TRANSCRIPTOME 2002: From Functional Genomics to Systems Biology
March 10-13, 2002
Seattle, Washington, USA

A Novel 22,000 Feature In Situ-Synthesized 60-Mer Oligonucleotide Microarray: Expression Profiling Of E12.5 Mouse Embryo and Placenta

Mark G. Carter1, Condie E. Carmack2, Yong Qian1, Toshio Hamatani1, Pius Brzoska2, S. Stuart Hwang2, and Minoru S.H. Ko1, 1Developmental Genomics and Aging Section, Laboratory of Genetics, National Institute on Aging (NIA), National Institutes of Health (NIH), Baltimore, MD 2Agilent Technologies, Palo Alto, CA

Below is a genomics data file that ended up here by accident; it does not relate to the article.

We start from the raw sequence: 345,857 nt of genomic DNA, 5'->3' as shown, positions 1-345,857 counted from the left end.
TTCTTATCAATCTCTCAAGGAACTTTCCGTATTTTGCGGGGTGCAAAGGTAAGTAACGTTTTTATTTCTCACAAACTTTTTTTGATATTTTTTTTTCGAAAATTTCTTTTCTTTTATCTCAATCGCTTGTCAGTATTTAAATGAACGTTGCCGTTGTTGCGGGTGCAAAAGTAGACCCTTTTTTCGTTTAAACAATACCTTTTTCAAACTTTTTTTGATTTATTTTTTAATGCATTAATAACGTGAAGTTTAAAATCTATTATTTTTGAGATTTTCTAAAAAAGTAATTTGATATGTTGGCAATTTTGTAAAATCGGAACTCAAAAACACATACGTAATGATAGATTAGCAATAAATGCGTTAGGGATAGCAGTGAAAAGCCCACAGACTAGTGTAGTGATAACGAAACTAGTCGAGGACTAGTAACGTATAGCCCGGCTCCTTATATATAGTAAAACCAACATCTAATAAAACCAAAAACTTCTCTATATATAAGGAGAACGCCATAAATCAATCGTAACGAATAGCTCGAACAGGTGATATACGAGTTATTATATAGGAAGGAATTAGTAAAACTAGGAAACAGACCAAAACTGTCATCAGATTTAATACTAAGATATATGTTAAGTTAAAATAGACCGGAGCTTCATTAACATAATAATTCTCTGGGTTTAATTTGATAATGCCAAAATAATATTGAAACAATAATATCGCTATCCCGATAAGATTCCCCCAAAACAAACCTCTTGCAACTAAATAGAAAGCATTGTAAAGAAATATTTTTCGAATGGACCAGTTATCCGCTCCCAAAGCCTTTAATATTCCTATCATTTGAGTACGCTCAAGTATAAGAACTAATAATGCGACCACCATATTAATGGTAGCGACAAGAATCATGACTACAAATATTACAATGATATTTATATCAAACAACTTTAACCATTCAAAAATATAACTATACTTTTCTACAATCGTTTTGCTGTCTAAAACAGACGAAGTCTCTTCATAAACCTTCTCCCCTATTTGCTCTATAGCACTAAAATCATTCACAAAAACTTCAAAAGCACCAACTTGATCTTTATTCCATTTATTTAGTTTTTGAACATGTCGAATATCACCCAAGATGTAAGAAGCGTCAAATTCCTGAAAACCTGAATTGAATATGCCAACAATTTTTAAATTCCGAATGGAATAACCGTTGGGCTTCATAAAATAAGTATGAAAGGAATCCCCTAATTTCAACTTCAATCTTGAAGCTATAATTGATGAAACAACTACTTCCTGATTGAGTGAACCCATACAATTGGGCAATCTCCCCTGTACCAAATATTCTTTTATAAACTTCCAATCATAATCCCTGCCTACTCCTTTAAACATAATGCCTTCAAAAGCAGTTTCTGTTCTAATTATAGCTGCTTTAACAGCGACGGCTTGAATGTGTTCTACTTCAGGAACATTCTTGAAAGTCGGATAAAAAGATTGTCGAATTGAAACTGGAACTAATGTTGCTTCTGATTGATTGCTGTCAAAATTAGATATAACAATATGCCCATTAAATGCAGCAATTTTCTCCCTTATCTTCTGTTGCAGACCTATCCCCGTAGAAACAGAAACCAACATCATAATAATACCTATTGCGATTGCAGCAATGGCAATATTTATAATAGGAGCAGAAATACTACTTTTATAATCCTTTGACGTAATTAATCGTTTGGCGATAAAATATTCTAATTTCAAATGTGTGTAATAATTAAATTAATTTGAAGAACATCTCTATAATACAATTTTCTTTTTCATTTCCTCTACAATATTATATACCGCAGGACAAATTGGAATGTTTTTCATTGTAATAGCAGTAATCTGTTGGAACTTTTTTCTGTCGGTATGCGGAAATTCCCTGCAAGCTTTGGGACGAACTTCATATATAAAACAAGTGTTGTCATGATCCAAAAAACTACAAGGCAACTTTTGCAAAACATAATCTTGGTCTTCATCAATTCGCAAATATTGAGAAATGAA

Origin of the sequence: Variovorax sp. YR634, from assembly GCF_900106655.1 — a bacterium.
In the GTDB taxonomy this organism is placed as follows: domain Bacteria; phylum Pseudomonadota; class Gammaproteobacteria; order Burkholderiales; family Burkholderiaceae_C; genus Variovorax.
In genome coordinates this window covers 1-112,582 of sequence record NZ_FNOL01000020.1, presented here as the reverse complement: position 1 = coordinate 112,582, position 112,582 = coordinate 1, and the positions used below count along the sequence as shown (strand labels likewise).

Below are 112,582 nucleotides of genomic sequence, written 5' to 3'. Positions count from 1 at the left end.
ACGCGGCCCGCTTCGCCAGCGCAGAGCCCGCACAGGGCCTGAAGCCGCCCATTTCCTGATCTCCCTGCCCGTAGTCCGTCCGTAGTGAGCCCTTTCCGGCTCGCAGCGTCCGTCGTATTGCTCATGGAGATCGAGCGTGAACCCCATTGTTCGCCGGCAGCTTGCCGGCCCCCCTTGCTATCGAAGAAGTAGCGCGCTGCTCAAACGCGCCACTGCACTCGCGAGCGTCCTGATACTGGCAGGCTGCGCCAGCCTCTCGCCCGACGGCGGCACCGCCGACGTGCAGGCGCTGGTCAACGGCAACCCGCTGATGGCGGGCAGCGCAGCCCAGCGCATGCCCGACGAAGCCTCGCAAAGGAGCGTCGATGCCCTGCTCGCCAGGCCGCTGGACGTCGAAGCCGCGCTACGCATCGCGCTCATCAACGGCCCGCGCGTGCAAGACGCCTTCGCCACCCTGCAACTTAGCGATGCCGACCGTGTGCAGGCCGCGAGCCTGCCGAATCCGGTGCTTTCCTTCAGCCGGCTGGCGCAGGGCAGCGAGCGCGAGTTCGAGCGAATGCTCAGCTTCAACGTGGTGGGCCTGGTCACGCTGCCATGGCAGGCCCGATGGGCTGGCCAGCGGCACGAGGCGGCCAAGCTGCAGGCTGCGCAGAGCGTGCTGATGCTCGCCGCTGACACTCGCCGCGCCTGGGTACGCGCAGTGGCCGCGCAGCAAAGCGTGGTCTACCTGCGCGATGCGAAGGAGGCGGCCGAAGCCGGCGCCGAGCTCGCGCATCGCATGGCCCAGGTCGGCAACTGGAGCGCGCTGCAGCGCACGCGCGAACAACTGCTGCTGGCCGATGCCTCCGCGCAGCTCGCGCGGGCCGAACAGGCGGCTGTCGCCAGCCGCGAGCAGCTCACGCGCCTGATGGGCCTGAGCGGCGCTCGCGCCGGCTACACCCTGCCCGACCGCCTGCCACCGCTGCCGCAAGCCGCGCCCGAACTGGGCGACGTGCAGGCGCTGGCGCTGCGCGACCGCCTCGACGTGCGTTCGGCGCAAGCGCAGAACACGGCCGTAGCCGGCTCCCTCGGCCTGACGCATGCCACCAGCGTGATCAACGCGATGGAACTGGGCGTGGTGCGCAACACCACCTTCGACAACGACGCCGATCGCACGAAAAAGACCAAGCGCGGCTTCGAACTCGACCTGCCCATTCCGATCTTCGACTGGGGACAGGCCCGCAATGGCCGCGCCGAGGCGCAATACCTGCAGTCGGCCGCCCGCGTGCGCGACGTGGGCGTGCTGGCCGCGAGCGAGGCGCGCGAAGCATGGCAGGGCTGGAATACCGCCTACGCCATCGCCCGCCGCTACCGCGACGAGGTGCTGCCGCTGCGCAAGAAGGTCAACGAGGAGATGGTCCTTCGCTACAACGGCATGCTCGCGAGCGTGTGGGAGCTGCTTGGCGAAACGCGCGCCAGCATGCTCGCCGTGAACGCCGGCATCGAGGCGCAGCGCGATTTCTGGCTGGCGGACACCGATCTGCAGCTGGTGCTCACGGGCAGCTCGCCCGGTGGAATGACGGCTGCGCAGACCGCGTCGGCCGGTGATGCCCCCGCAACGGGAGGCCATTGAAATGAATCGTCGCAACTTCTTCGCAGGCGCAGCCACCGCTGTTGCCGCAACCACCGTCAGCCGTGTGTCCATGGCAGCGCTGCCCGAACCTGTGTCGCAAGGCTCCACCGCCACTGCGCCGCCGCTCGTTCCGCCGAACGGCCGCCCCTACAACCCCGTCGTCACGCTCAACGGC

Inkjet-based in situ 60-mer oligo synthesis technology has opened the door for more rapid and flexible microarray design without the labor-intensive clone handling required by cDNA array production. However, for downstream experimental work on genes implicated by microarray experiments, it is essential to have the collection of readily available cDNA clones corresponding to these oligos. To this end, we have designed and constructed an in situ-synthesized microarray representing approximately 21,000 unique genes, at least 98% of which correspond to clones in the unique cDNA collections of NIA (see the abstract by Ko et al. in this meeting). As an initial performance assessment of this microarray, we have generated expression profiles of mouse E12.5 embryo and placenta and compared them to similar profiles previously published using the NIA 15K microarray platform. For over 11,000 unique genes represented on both platforms, the oligo platform measured over six times more statistically significant expression changes than the cDNA array, with more stringent statistical criteria.  Twenty percent of genes which gave little or no signal in one or more channels using the cDNA array produced reliable measurements in the oligo system. Similarities and differences between the two data sets are being examined in detail.

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